Quite often, dobblers have been specialist batsmen who know a thing or two about breaking stubborn partnerships. Doug Walters in his pomp was one such and Sachin Tendulkar, who could dobble six different balls in an over, was among the best of them in recent times. I have often wondered how many more wickets Tendulkar would have dobbled had it not been for issues relating to injuries and the team's over-reliance on his batting. Steve Waugh was another canny dobbler.
In this era of spring-loaded bats that look like clubs once wielded by Roman gladiators, shrinking fields, and bionic batsmen, one might think the days of the dobbler are numbered
One of the less remembered aspects of India's startling triumph in the 1983 World Cup is the sheer surfeit of dobblers in that team. As I scanned the various games leading up to the final I was struck by the consistency with which Indian bowlers either restricted the opposition to small totals, or bowled them out altogether, in the allotted 60 overs. The epic final - which really ought to be christened "The Revenge of the Dobblers" - was a classic worthy of some recapitulation.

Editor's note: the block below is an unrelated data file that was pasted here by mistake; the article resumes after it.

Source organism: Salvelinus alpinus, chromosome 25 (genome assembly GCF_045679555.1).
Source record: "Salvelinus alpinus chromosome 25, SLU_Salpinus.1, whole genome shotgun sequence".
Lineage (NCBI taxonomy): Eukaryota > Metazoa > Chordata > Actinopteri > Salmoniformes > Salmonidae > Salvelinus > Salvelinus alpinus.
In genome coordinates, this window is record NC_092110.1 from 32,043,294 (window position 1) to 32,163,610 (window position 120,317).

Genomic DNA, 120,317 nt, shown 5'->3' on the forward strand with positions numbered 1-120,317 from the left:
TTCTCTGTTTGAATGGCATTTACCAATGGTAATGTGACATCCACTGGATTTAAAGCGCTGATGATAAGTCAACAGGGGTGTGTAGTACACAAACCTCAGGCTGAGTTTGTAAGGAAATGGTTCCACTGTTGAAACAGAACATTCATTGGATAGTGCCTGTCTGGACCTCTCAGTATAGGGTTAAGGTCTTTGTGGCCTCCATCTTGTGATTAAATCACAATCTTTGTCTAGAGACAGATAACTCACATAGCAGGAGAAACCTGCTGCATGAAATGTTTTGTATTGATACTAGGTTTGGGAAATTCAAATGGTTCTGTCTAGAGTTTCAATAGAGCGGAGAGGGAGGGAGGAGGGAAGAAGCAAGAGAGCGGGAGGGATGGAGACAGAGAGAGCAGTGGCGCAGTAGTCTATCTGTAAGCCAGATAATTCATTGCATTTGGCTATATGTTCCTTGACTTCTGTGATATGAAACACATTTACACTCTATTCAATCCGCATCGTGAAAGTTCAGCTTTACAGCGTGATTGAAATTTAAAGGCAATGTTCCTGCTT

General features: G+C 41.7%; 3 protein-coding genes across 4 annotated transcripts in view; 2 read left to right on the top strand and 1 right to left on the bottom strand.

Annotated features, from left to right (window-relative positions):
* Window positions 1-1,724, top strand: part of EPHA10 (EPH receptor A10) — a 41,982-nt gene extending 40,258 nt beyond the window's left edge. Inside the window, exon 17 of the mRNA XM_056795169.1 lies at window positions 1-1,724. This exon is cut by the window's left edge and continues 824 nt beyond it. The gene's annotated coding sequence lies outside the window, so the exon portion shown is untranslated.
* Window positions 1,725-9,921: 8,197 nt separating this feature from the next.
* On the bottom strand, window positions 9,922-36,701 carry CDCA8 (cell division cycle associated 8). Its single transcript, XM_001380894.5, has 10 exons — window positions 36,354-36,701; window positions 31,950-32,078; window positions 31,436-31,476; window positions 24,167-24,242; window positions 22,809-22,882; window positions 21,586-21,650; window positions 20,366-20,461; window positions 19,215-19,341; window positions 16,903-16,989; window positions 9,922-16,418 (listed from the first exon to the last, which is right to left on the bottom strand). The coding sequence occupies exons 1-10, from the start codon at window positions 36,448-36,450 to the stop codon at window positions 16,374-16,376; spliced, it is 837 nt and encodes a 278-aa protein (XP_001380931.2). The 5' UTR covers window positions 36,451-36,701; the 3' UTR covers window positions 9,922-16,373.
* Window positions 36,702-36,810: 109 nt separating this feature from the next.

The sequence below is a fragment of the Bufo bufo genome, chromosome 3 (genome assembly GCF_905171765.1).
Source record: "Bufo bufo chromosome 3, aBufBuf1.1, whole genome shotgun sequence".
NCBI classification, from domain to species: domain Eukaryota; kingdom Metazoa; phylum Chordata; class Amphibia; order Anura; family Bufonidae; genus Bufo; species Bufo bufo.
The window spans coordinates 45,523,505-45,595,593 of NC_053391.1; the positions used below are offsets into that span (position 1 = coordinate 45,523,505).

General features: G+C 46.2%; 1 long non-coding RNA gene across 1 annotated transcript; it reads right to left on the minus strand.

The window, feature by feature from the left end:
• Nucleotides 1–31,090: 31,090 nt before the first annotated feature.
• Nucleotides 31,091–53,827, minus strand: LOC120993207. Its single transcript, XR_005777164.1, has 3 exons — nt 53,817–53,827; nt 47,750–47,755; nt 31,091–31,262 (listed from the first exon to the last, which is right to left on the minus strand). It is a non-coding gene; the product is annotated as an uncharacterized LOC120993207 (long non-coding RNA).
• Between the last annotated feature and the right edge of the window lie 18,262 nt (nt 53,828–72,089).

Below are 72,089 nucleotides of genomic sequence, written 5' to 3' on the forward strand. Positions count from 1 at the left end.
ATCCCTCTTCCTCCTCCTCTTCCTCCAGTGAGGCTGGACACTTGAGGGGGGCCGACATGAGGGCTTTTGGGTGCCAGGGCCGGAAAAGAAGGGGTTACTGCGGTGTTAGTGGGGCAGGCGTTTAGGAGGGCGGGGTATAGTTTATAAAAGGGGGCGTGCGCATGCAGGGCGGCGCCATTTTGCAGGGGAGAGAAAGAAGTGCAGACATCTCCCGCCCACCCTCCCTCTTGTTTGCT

West Indies' chase of India's paltry 183 began in a fashion that would set the tone for the rest of the innings. As Balwinder Singh Sandhu (if there is a more apt name for a subcontinental dobbler I have not yet heard it) lumbered in to bowl, Gordon Greenidge settled into his stance. Few opening batsmen have scored as heavily as Greenidge has in England. With his compact technique, unerring instinct around the off stump and enormous patience, one feared India's total might be overhauled with him still at the crease. Yet as Sandhu delivered the perfect dobbler, even the great Greenidge's mind was scrambled: he shouldered arms to one that swerved in and clipped the top of off.